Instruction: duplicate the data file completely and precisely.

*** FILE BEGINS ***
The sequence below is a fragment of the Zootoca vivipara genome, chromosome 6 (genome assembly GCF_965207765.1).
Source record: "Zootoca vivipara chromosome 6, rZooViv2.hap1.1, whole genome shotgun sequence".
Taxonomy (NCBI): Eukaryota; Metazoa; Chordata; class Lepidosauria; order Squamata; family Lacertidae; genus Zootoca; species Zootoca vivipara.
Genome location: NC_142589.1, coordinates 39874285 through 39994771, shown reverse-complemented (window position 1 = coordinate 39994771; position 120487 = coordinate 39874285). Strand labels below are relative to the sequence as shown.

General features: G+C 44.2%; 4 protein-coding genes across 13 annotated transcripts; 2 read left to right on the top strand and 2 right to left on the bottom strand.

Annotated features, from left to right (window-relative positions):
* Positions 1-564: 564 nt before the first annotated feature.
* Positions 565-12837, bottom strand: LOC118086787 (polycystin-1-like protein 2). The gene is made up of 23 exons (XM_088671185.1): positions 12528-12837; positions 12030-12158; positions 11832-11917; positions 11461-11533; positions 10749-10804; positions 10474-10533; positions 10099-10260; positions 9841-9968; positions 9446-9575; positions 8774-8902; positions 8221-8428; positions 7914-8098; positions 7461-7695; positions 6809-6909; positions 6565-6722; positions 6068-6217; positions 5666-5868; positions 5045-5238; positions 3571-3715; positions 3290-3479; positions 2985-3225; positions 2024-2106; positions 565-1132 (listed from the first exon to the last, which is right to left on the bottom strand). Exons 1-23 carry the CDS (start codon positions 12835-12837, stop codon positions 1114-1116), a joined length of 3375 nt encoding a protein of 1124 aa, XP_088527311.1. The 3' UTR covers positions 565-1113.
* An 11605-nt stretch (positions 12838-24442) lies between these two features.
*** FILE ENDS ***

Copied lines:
The sequence below is a fragment of the Zootoca vivipara genome, chromosome 6 (genome assembly GCF_965207765.1).
Source record: "Zootoca vivipara chromosome 6, rZooViv2.hap1.1, whole genome shotgun sequence".
Taxonomy (NCBI): Eukaryota; Metazoa; Chordata; class Lepidosauria; order Squamata; family Lacertidae; genus Zootoca; species Zootoca vivipara.
Genome location: NC_142589.1, coordinates 39874285 through 39994771, shown reverse-complemented (window position 1 = coordinate 39994771; position 120487 = coordinate 39874285). Strand labels below are relative to the sequence as shown.

General features: G+C 44.2%; 4 protein-coding genes across 13 annotated transcripts; 2 read left to right on the top strand and 2 right to left on the bottom strand.

Annotated features, from left to right (window-relative positions):
* Positions 1-564: 564 nt before the first annotated feature.
* Positions 565-12837, bottom strand: LOC118086787 (polycystin-1-like protein 2). The gene is made up of 23 exons (XM_088671185.1): positions 12528-12837; positions 12030-12158; positions 11832-11917; positions 11461-11533; positions 10749-10804; positions 10474-10533; positions 10099-10260; positions 9841-9968; positions 9446-9575; positions 8774-8902; positions 8221-8428; positions 7914-8098; positions 7461-7695; positions 6809-6909; positions 6565-6722; positions 6068-6217; positions 5666-5868; positions 5045-5238; positions 3571-3715; positions 3290-3479; positions 2985-3225; positions 2024-2106; positions 565-1132 (listed from the first exon to the last, which is right to left on the bottom strand). Exons 1-23 carry the CDS (start codon positions 12835-12837, stop codon positions 1114-1116), a joined length of 3375 nt encoding a protein of 1124 aa, XP_088527311.1. The 3' UTR covers positions 565-1113.
* An 11605-nt stretch (positions 12838-24442) lies between these two features.